Our deficits canít be blamed on one political party or the other, because the self-serving incumbents from both sides seem to think their job performance is measured by how many dollars they manage to procure for any number of unneeded projects. And their only proposed solutions to any given problem is to throw even more money at it. If we cut and run from Iraq tomorrow morning, not a single mention would be made of reducing the national debt with the unspent dollars already allocated to the war effort. Instead, the insulated, well-entrenched politicos would start jockeying for position at the pork trough all over again. Sadly, thatís what most of us demand of them.
And if what you truly want is to save this country from itself, youíd do well to start by checking your partisanship at the door.
The grandrodents and I will stick with Thomas the Train for a while yet. Theyíre just not ready for the ineptitude that is Washington, D.C.
71 pounds!?! Holy frig, girl! Thatís outstanding. Despite your obvious dedication, Iíd bet that three years ago you probably thought losing 71 pounds was darn near impossible. Iíd also bet that youíre glad you stuck it out, while itís so damned easy to quit.
And you nailed it. Whenever people asked how I did it, theyíd frown and frump away just as soon as I mentioned eating much less and exercising a lot more. Truth is, there ainít no magic pill, no low-whatever miracle diet, or overpriced exercise do-dad that is going to do it for you. You wanna lose weight? Eat less calories, crank that metabolism up a few notches and force your body to cannibalize itself. It may not be easy, but it sure is simple.
But you were right to cheat on the weekends. Otherwise, youíd never have been able to keep at it for three years. That would have been drudgery. When I dropped down in weight class, I was close to anorexic Sunday through Friday, but Saturday was beer and pizza day and then some. It kept me sane. Well, thatís probably debatable, but you know what I mean.
Anyway, stick with it. Youíre almost there.
A bike trail running the length of Mountaintop is an outstanding idea. If I lived up there, youíd sure as heck know where to find me on most days. Itís a shame Wilkes-Barre couldnít do something along those lines, but, then again, thereís money being invested all over the freaking place down here, so who am I to complain? Although, I still say we should have a bicycle parking facility in the downtown. And a bike trail running the length of the city right beside Wilkes-Barre Boulevard would be quite an enhancement, if not another reason for folks to embrace an urban setting over a rural setting.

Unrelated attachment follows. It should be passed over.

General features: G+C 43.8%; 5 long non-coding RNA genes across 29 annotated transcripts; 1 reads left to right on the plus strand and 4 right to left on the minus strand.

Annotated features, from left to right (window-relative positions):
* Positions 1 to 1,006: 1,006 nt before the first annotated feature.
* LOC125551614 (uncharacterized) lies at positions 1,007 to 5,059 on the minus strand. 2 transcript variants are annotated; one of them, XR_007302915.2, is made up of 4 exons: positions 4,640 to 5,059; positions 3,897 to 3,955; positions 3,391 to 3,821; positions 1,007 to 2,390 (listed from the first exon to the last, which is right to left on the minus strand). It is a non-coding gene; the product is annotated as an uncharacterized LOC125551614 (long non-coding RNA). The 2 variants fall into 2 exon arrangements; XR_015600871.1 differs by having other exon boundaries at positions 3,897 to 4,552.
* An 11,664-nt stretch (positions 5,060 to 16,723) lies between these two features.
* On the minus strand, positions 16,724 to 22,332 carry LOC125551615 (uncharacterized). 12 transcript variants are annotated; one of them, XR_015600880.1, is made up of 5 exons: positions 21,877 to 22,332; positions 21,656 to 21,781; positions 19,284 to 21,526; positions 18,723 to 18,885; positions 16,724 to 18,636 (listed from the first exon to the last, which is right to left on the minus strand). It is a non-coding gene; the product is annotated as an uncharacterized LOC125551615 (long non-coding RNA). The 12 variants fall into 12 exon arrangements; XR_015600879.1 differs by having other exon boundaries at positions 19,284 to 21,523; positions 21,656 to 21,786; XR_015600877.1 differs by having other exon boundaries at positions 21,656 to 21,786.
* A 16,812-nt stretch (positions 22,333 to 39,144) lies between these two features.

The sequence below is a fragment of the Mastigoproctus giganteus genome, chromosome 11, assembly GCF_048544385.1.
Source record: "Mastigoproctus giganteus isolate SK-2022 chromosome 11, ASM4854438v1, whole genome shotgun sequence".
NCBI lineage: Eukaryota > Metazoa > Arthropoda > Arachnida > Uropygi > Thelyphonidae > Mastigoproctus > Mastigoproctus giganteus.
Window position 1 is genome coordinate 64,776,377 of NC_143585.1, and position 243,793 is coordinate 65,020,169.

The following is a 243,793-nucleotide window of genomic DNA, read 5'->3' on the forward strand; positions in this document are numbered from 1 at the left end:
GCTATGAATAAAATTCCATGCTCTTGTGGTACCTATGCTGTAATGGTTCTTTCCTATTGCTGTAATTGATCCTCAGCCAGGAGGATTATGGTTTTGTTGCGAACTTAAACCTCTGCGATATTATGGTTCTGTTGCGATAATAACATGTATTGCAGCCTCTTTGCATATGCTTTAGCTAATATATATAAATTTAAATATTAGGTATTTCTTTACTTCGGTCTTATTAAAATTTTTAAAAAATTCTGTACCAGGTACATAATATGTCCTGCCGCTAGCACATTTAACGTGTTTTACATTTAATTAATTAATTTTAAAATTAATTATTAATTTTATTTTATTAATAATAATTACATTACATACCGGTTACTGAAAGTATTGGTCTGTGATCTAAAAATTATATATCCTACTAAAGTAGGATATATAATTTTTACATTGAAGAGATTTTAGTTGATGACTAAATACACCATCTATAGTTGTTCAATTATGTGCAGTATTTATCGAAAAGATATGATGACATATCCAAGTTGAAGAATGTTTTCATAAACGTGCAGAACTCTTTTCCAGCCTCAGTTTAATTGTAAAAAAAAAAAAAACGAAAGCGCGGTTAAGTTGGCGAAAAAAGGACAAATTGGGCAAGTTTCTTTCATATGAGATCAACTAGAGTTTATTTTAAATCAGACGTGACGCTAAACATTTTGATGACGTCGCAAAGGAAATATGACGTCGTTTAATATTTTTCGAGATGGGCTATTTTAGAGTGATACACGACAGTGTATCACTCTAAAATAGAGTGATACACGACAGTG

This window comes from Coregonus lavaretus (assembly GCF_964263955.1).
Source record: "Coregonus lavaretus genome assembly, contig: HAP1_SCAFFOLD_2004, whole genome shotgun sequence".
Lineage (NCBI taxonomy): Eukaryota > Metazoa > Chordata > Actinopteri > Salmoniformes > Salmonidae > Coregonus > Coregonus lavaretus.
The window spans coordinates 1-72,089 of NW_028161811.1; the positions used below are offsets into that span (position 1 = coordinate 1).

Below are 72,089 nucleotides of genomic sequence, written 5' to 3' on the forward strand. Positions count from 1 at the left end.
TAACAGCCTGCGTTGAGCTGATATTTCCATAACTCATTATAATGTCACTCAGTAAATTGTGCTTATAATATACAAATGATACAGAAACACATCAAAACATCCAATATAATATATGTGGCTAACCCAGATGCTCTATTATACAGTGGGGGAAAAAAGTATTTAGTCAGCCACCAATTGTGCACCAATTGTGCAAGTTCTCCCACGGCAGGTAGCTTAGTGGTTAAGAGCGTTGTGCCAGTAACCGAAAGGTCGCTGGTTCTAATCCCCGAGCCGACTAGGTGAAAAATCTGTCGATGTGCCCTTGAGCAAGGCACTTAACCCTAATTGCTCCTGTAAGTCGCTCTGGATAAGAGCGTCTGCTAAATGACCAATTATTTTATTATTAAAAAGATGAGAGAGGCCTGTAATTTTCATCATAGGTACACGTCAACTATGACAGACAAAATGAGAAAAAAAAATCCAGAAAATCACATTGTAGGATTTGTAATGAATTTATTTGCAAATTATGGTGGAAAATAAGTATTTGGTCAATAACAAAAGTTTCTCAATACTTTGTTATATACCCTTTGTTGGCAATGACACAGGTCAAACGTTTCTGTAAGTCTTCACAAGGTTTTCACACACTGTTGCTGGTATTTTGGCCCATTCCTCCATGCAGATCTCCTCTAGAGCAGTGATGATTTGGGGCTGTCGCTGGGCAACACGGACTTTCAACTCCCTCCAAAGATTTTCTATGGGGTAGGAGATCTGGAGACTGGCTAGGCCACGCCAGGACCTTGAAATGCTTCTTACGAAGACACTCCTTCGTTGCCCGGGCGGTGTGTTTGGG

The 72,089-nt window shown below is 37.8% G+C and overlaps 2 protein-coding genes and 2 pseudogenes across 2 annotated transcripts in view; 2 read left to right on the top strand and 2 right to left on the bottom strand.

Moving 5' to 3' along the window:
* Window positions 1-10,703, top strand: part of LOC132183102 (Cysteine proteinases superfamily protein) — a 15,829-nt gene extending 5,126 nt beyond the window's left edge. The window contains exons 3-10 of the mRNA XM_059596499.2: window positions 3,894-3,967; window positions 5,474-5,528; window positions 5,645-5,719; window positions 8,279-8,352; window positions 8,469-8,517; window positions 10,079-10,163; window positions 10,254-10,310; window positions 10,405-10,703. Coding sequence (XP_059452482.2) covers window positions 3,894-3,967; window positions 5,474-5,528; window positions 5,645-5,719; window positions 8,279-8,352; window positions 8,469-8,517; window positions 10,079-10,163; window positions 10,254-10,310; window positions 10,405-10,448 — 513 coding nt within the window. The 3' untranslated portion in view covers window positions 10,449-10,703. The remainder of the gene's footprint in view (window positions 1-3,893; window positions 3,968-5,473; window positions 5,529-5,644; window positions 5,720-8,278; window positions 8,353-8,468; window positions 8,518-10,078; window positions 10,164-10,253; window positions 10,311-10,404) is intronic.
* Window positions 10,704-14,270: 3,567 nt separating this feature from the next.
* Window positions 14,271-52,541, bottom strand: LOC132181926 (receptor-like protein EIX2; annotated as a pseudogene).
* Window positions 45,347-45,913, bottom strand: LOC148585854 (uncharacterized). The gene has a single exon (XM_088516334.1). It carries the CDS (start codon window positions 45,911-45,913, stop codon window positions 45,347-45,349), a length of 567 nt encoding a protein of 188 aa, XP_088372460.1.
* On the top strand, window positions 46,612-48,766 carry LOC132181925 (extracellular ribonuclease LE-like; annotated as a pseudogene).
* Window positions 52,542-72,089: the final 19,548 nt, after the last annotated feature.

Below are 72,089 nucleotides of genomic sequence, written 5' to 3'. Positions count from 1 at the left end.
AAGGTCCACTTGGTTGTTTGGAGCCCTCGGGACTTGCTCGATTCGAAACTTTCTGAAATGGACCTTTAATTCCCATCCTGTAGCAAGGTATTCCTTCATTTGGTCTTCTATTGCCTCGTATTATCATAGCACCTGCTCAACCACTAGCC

Wifey and I pedaled 5 miles earlier today, had six-inch Subway tuna hoagies on the square and then just relaxed and watched the sea of humanity hustle on by. The downtown may be dead at night, but during the daylight hours it is one busy place. I love it down there and I always did.
By the way, the pool hall on the square is looking like itíll be ready to open real soon. The Flashbacks dance club is suddenly becoming a beehive of activity with lots of construction workers running in and out, plus plenty of cartons containing brass fixtures and mahogany something-or-others piled just inside. The parking lot at Kirby Park is being repaved. The new sidewalks are in place on Northampton Street, the street is being prepped for a massive repaving real, real soon like, and decorative bricks are being installed at the edges of the new sidewalks. ďWilkes-Barre Movies 14Ē is now being advertised on WILK radio. The fire department very recently undertook a tour of the theater complex in the event that they need to respond during an emergency. Crews are working on the installment of more streetlights in the downtown. A camera crew was filming directly in front of the old Woolworthís building this afternoon. Probably something to do with the coming two-story bookstore and the rumored Starbucks.
Needless to say, itÖis finally happening. Iíve been amazingly patient, Iíve been steadfast--rock solid--in my belief that Tom Leighton would deliver where others before him had failed to do so. He has been all-inclusive whereas the long-envisioned rebirth of Wilkes-Barre is concerned. He has cozied up to Democrats and Republicans alike. He invited those who could contribute in any way to be a part of the process. I figure heíd likely swap spit with the devil if he thought it would end up benefiting this city, but donít tell him I said that.
It was frightfully easy for so many others to say they didnít believe, but some of us did believe and had enough gumption to say as much. I guess it was much easier to stick with the negative mindset, rather than thinking positively for the first time and ultimately being proved wrong in the end.
All I know is, I backed the right candidate and now all I have to do is enjoy the results of all of his hard work. Come June 30, Gage, Taylor, Zach and I will be throwing down some really gross amounts of Junior Mints, spilling popcorn all over the place and watching some rather large animated cars on a digital screen. For the first time in a long, long time, the residents of Wilkes-Barre will have some things to be proud of again.
Now all we need is that fountain turned on so we can all get cooled off.
Themís my thoughts.